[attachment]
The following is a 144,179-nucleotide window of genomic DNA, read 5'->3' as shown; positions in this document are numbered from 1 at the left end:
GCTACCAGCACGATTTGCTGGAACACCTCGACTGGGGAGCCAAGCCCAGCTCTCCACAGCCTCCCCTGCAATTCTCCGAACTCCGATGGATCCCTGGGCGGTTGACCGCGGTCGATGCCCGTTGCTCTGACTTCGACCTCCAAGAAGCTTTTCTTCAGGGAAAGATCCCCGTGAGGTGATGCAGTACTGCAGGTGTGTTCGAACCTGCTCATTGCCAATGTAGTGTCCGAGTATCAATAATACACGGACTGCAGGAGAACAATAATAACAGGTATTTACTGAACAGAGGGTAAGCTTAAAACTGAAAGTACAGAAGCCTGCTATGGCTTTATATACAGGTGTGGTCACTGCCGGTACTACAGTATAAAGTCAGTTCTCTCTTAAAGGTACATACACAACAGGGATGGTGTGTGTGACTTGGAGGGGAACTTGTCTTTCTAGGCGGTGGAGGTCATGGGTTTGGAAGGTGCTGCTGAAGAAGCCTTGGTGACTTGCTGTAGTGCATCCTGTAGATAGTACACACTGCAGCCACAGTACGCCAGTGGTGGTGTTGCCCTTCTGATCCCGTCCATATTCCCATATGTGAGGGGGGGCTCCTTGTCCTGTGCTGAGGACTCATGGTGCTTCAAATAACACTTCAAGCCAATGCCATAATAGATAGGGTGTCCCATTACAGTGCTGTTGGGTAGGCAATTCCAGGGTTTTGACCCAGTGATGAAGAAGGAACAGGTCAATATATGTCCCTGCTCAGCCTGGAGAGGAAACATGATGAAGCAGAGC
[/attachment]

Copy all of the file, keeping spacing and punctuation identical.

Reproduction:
The following is a 144,179-nucleotide window of genomic DNA, read 5'->3' as shown; positions in this document are numbered from 1 at the left end:
GCTACCAGCACGATTTGCTGGAACACCTCGACTGGGGAGCCAAGCCCAGCTCTCCACAGCCTCCCCTGCAATTCTCCGAACTCCGATGGATCCCTGGGCGGTTGACCGCGGTCGATGCCCGTTGCTCTGACTTCGACCTCCAAGAAGCTTTTCTTCAGGGAAAGATCCCCGTGAGGTGATGCAGTACTGCAGGTGTGTTCGAACCTGCTCATTGCCAATGTAGTGTCCGAGTATCAATAATACACGGACTGCAGGAGAACAATAATAACAGGTATTTACTGAACAGAGGGTAAGCTTAAAACTGAAAGTACAGAAGCCTGCTATGGCTTTATATACAGGTGTGGTCACTGCCGGTACTACAGTATAAAGTCAGTTCTCTCTTAAAGGTACATACACAACAGGGATGGTGTGTGTGACTTGGAGGGGAACTTGTCTTTCTAGGCGGTGGAGGTCATGGGTTTGGAAGGTGCTGCTGAAGAAGCCTTGGTGACTTGCTGTAGTGCATCCTGTAGATAGTACACACTGCAGCCACAGTACGCCAGTGGTGGTGTTGCCCTTCTGATCCCGTCCATATTCCCATATGTGAGGGGGGGCTCCTTGTCCTGTGCTGAGGACTCATGGTGCTTCAAATAACACTTCAAGCCAATGCCATAATAGATAGGGTGTCCCATTACAGTGCTGTTGGGTAGGCAATTCCAGGGTTTTGACCCAGTGATGAAGAAGGAACAGGTCAATATATGTCCCTGCTCAGCCTGGAGAGGAAACATGATGAAGCAGAGC